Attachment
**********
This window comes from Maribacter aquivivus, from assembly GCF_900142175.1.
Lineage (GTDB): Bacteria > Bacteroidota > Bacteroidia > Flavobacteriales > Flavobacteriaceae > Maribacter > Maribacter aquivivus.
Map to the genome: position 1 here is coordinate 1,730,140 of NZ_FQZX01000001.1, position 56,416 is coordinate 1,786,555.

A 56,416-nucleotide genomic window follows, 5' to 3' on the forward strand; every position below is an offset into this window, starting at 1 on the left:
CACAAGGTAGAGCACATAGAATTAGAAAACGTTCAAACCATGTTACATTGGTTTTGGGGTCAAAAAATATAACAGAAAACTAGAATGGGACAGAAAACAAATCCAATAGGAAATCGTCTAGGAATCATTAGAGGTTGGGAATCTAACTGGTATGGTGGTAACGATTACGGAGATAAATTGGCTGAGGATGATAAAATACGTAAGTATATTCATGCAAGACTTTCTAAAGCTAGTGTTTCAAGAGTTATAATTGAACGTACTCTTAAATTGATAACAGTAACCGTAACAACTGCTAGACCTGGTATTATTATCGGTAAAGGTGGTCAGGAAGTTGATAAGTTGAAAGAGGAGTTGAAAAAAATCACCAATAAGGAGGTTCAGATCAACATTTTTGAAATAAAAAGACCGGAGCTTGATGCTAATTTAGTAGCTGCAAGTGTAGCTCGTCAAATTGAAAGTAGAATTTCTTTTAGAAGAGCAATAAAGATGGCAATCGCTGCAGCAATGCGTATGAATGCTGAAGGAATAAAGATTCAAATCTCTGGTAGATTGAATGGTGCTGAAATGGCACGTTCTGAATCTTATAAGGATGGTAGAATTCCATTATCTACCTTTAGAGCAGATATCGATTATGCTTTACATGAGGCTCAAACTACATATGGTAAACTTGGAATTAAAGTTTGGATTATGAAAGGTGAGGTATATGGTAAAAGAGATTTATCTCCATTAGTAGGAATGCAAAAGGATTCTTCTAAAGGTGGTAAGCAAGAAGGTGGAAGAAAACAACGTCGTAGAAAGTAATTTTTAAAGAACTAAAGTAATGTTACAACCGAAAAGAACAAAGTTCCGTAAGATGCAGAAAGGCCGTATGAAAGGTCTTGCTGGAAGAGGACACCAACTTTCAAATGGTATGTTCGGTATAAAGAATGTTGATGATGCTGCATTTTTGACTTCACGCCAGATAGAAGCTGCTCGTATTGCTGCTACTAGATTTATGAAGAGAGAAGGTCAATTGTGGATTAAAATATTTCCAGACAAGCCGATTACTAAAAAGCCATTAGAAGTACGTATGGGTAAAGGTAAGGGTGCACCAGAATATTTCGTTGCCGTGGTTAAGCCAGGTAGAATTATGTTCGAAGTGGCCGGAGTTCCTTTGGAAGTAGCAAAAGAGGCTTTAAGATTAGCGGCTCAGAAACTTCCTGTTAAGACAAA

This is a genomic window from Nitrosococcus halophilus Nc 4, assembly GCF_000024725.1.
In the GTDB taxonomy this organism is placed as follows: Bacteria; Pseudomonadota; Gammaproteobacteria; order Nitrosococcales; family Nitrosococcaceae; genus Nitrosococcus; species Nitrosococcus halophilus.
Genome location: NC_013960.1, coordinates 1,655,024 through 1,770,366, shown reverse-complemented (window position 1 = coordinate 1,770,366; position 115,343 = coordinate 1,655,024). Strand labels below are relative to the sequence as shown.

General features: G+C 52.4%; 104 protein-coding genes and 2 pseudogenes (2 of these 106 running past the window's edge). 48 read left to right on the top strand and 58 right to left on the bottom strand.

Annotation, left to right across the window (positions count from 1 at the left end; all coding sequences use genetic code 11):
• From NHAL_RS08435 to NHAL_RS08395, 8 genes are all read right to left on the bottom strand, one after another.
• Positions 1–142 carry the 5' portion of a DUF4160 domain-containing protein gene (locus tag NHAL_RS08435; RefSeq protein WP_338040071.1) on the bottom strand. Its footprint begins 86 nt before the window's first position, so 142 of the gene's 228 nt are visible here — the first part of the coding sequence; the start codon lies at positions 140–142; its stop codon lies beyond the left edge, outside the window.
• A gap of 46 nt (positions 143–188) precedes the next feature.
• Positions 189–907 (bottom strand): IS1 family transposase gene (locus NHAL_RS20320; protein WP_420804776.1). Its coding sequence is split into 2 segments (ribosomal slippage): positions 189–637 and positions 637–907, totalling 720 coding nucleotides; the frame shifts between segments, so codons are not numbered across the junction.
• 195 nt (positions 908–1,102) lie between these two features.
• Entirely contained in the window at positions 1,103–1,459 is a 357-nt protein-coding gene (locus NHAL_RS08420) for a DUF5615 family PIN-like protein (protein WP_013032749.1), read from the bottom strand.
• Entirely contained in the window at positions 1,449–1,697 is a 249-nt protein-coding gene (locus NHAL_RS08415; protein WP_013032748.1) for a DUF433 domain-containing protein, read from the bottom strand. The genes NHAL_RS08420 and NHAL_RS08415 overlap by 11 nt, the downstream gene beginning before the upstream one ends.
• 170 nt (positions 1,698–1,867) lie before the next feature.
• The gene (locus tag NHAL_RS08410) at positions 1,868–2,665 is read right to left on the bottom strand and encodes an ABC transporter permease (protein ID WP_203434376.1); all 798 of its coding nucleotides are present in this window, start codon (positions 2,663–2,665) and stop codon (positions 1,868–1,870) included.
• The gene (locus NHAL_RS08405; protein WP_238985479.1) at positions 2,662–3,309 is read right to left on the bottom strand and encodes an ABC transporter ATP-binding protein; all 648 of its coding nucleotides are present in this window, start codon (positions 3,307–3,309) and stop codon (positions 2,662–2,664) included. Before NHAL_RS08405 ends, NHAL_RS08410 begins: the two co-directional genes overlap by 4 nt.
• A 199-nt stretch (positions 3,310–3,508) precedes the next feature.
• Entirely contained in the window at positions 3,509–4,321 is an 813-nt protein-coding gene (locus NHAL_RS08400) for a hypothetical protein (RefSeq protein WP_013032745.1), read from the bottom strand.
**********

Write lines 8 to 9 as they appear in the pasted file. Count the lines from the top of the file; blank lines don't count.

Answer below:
Genome location: NC_013960.1, coordinates 1,655,024 through 1,770,366, shown reverse-complemented (window position 1 = coordinate 1,770,366; position 115,343 = coordinate 1,655,024). Strand labels below are relative to the sequence as shown.

General features: G+C 52.4%; 104 protein-coding genes and 2 pseudogenes (2 of these 106 running past the window's edge). 48 read left to right on the top strand and 58 right to left on the bottom strand.